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Groom Energy Rides Energy Efficiency Boom, Scores Patent

Leon Kaye | Wednesday September 29th, 2010 | 0 Comments

Clean technology often focuses on exotic and exciting renewable energy solutions. Such attention is only natural as many young companies are in the race to wean the United States off of imported fossil fuels. But whether we like it or not, those same fuels will part of our energy mix for a long time, and some companies are succeeding in developing new products or services that improve energy efficiency.

One of those companies is Groom Energy, based in Salem, Massachusetts. The company provides energy consulting as well as lighting and heating products for its industrial and commercial clients. This month Groom Energy ships out its 20,000th GES hybrid lighting system, a fixture that allows the rapid retrofit of existing commercial lighting modules while reducing their energy consumption by over fifty percent. The company also scored a utility patent for GES, and is developing a niche market with parking structures across the country.

Parking structures often attract energy advocates’ attention because of the potential they have for generating solar energy, or even wind power, on their roofs. It is true that vast rooftop real estate across the country could be harnessed for energy production. But these often mundane, dull buildings are still in active use, and like many industries or services that lack panache, they are a cash cow. And parking structures, especially those open around the clock, consume watts and watts of electricity. Now parking companies that retrofit their structures’ lighting fixtures could increase their bottom line even more: Groom states that most of its customers buying their products gain a return on investment in about one year. Groom’s GES fixtures easily replace those bay fixtures ubiquitous on parking garage ceilings across the country, and the product’s design works with existing electrical connections. The results: reduced installation time, less time needed by maintenance staff, and no waste of components.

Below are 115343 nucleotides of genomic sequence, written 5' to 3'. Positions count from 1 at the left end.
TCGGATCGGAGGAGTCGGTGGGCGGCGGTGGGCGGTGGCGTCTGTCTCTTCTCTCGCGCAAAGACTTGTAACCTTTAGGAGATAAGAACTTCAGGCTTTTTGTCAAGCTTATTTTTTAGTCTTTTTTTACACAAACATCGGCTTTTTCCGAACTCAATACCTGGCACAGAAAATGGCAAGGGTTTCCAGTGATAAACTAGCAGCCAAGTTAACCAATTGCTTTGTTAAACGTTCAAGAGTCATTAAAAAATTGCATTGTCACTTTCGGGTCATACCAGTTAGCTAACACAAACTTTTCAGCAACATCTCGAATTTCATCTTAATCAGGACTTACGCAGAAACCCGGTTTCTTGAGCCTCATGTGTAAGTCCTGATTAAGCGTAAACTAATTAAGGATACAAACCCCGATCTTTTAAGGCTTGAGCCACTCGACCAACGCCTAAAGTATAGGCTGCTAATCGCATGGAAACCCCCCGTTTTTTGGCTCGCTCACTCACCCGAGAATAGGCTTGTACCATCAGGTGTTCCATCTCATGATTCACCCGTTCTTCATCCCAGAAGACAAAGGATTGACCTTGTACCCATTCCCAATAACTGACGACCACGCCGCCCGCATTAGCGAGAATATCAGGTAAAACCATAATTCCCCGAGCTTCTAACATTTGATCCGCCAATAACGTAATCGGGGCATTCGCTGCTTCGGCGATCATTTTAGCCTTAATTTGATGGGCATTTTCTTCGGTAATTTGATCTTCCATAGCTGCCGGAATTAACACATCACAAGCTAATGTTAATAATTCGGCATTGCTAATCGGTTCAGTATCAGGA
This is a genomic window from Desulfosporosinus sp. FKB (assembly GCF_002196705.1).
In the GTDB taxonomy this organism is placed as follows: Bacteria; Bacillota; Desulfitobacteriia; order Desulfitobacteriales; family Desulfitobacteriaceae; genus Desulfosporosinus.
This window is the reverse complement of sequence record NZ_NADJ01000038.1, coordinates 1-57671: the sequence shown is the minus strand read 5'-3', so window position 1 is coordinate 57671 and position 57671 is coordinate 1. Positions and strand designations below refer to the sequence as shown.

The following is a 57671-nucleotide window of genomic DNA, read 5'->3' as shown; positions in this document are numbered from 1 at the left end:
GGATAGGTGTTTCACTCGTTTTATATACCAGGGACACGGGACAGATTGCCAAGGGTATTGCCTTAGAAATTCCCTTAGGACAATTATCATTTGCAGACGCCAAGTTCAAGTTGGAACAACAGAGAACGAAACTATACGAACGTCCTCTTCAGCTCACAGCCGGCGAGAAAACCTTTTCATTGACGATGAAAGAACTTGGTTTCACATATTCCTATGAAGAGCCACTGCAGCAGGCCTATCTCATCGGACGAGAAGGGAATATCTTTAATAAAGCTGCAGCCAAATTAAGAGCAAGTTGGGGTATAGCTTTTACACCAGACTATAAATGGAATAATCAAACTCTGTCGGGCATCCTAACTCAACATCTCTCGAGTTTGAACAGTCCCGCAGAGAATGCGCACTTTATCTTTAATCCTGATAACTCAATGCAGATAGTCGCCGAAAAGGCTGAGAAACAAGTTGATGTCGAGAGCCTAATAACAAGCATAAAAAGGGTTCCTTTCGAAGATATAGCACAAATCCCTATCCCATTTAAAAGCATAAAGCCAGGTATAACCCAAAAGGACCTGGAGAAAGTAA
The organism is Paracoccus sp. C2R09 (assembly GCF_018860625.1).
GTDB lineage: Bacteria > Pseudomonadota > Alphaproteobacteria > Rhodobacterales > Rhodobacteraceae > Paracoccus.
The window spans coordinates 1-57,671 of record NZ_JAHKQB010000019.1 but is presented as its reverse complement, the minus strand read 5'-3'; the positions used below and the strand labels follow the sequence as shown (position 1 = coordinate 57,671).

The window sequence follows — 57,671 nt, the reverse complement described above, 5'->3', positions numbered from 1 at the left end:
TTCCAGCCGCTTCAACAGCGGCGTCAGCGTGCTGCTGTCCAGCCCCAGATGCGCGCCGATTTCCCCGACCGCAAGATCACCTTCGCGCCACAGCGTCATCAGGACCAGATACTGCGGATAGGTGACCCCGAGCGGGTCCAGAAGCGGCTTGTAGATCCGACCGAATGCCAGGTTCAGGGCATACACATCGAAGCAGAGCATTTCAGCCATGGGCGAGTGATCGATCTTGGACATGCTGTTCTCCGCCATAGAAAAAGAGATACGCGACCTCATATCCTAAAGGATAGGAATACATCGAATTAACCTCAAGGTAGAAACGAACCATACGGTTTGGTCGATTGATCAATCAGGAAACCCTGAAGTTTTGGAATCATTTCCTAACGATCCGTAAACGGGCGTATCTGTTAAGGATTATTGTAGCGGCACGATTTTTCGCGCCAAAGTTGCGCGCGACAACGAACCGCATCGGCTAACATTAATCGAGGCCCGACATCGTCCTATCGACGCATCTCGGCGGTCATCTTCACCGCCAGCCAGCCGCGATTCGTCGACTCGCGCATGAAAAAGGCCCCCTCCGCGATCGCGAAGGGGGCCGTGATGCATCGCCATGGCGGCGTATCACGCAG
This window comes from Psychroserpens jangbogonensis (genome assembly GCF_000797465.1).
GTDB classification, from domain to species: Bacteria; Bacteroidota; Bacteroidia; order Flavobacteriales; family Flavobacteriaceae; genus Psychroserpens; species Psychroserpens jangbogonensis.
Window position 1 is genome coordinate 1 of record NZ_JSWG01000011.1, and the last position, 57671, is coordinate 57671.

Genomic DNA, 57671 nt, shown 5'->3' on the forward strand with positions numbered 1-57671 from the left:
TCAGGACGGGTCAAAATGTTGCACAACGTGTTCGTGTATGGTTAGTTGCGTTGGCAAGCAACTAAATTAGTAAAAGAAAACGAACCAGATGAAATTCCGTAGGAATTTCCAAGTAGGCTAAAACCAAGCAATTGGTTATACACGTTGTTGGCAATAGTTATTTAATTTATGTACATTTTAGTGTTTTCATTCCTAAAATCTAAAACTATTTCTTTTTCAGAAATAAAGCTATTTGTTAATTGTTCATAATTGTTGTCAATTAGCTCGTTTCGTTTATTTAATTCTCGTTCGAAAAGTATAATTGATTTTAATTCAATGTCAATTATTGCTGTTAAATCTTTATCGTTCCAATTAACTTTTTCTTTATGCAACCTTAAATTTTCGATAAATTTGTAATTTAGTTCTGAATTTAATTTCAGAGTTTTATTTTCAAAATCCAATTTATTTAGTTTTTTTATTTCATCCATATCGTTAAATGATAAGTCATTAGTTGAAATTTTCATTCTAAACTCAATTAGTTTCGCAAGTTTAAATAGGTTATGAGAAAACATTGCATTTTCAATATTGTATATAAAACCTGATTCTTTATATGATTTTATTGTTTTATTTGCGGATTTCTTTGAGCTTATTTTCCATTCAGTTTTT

One of Groom Energy’s customers is Standard Parking, a parking garage management company that operates such facilities across the US. Properties in the Midwest and South have already been retrofitted with the new technology, and more renovations are on the way. Standard Parking estimates that the new fixtures will make parking safer by providing more light, while reducing costs through decreased energy usage.

More cool companies boasting technologies we barely understand will churn out more great products, and I plan on writing about more of them. But Groom Energy is an example of the opportunity that exists in updating buildings that are already standing, such as the ones we are always in a rush to walk out of—parking garages.


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